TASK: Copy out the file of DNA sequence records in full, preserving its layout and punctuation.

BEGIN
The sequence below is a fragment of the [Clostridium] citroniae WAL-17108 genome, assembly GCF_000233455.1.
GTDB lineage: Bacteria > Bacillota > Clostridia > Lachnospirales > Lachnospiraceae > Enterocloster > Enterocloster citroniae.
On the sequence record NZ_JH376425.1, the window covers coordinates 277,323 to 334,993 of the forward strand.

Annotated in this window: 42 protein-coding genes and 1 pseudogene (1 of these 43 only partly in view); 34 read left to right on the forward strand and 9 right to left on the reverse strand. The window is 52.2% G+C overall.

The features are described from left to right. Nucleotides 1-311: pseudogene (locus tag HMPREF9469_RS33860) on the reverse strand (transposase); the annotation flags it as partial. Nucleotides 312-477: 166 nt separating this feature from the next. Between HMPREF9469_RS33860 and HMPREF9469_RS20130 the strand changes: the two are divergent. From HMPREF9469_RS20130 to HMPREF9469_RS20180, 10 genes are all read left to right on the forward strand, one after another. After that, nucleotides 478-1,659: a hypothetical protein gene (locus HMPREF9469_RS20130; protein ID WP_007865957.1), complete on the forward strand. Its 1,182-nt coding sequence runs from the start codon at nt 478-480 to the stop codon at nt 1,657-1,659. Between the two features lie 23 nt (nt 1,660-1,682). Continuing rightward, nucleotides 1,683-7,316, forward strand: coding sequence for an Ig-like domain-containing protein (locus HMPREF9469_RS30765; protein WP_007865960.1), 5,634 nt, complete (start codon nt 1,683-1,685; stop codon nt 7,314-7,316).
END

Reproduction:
The sequence below is a fragment of the [Clostridium] citroniae WAL-17108 genome, assembly GCF_000233455.1.
GTDB lineage: Bacteria > Bacillota > Clostridia > Lachnospirales > Lachnospiraceae > Enterocloster > Enterocloster citroniae.
On the sequence record NZ_JH376425.1, the window covers coordinates 277,323 to 334,993 of the forward strand.

Annotated in this window: 42 protein-coding genes and 1 pseudogene (1 of these 43 only partly in view); 34 read left to right on the forward strand and 9 right to left on the reverse strand. The window is 52.2% G+C overall.

The features are described from left to right. Nucleotides 1-311: pseudogene (locus tag HMPREF9469_RS33860) on the reverse strand (transposase); the annotation flags it as partial. Nucleotides 312-477: 166 nt separating this feature from the next. Between HMPREF9469_RS33860 and HMPREF9469_RS20130 the strand changes: the two are divergent. From HMPREF9469_RS20130 to HMPREF9469_RS20180, 10 genes are all read left to right on the forward strand, one after another. After that, nucleotides 478-1,659: a hypothetical protein gene (locus HMPREF9469_RS20130; protein ID WP_007865957.1), complete on the forward strand. Its 1,182-nt coding sequence runs from the start codon at nt 478-480 to the stop codon at nt 1,657-1,659. Between the two features lie 23 nt (nt 1,660-1,682). Continuing rightward, nucleotides 1,683-7,316, forward strand: coding sequence for an Ig-like domain-containing protein (locus HMPREF9469_RS30765; protein WP_007865960.1), 5,634 nt, complete (start codon nt 1,683-1,685; stop codon nt 7,314-7,316).